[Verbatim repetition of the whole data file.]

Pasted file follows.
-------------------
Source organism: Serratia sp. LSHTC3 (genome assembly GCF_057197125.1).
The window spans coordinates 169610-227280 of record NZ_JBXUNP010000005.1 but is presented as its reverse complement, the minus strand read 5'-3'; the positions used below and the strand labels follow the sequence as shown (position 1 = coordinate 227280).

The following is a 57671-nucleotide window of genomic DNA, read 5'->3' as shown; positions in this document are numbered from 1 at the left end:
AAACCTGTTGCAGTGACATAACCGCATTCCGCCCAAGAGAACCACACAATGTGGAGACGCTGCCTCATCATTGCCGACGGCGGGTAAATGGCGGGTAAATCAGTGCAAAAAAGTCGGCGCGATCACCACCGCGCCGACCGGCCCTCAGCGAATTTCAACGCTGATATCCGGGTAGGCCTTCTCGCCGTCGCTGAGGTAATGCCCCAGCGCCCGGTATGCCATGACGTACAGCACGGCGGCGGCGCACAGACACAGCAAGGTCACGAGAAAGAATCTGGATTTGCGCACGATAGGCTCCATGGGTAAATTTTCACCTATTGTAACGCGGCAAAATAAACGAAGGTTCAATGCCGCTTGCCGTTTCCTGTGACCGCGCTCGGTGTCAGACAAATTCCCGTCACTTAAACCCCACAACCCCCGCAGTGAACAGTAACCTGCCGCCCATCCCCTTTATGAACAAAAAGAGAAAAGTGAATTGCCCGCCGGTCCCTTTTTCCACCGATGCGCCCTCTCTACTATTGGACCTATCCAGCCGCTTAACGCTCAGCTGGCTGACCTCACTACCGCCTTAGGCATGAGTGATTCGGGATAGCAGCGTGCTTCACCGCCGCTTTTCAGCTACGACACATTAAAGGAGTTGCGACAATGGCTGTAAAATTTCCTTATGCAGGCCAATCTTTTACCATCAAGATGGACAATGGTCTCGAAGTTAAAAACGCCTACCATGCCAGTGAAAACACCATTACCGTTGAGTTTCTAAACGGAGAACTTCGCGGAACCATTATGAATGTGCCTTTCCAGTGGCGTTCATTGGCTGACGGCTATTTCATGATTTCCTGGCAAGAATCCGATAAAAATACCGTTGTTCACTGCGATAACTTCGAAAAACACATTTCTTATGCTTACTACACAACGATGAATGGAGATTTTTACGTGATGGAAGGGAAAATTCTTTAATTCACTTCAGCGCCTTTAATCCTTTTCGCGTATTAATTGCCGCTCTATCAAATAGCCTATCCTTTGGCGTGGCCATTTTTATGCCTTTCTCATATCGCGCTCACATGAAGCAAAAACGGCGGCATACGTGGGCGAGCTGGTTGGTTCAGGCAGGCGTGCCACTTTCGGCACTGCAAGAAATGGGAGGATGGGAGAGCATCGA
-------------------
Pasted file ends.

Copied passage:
Source organism: Serratia sp. LSHTC3 (genome assembly GCF_057197125.1).
The window spans coordinates 169610-227280 of record NZ_JBXUNP010000005.1 but is presented as its reverse complement, the minus strand read 5'-3'; the positions used below and the strand labels follow the sequence as shown (position 1 = coordinate 227280).

The following is a 57671-nucleotide window of genomic DNA, read 5'->3' as shown; positions in this document are numbered from 1 at the left end:
AAACCTGTTGCAGTGACATAACCGCATTCCGCCCAAGAGAACCACACAATGTGGAGACGCTGCCTCATCATTGCCGACGGCGGGTAAATGGCGGGTAAATCAGTGCAAAAAAGTCGGCGCGATCACCACCGCGCCGACCGGCCCTCAGCGAATTTCAACGCTGATATCCGGGTAGGCCTTCTCGCCGTCGCTGAGGTAATGCCCCAGCGCCCGGTATGCCATGACGTACAGCACGGCGGCGGCGCACAGACACAGCAAGGTCACGAGAAAGAATCTGGATTTGCGCACGATAGGCTCCATGGGTAAATTTTCACCTATTGTAACGCGGCAAAATAAACGAAGGTTCAATGCCGCTTGCCGTTTCCTGTGACCGCGCTCGGTGTCAGACAAATTCCCGTCACTTAAACCCCACAACCCCCGCAGTGAACAGTAACCTGCCGCCCATCCCCTTTATGAACAAAAAGAGAAAAGTGAATTGCCCGCCGGTCCCTTTTTCCACCGATGCGCCCTCTCTACTATTGGACCTATCCAGCCGCTTAACGCTCAGCTGGCTGACCTCACTACCGCCTTAGGCATGAGTGATTCGGGATAGCAGCGTGCTTCACCGCCGCTTTTCAGCTACGACACATTAAAGGAGTTGCGACAATGGCTGTAAAATTTCCTTATGCAGGCCAATCTTTTACCATCAAGATGGACAATGGTCTCGAAGTTAAAAACGCCTACCATGCCAGTGAAAACACCATTACCGTTGAGTTTCTAAACGGAGAACTTCGCGGAACCATTATGAATGTGCCTTTCCAGTGGCGTTCATTGGCTGACGGCTATTTCATGATTTCCTGGCAAGAATCCGATAAAAATACCGTTGTTCACTGCGATAACTTCGAAAAACACATTTCTTATGCTTACTACACAACGATGAATGGAGATTTTTACGTGATGGAAGGGAAAATTCTTTAATTCACTTCAGCGCCTTTAATCCTTTTCGCGTATTAATTGCCGCTCTATCAAATAGCCTATCCTTTGGCGTGGCCATTTTTATGCCTTTCTCATATCGCGCTCACATGAAGCAAAAACGGCGGCATACGTGGGCGAGCTGGTTGGTTCAGGCAGGCGTGCCACTTTCGGCACTGCAAGAAATGGGAGGATGGGAGAGCATCGA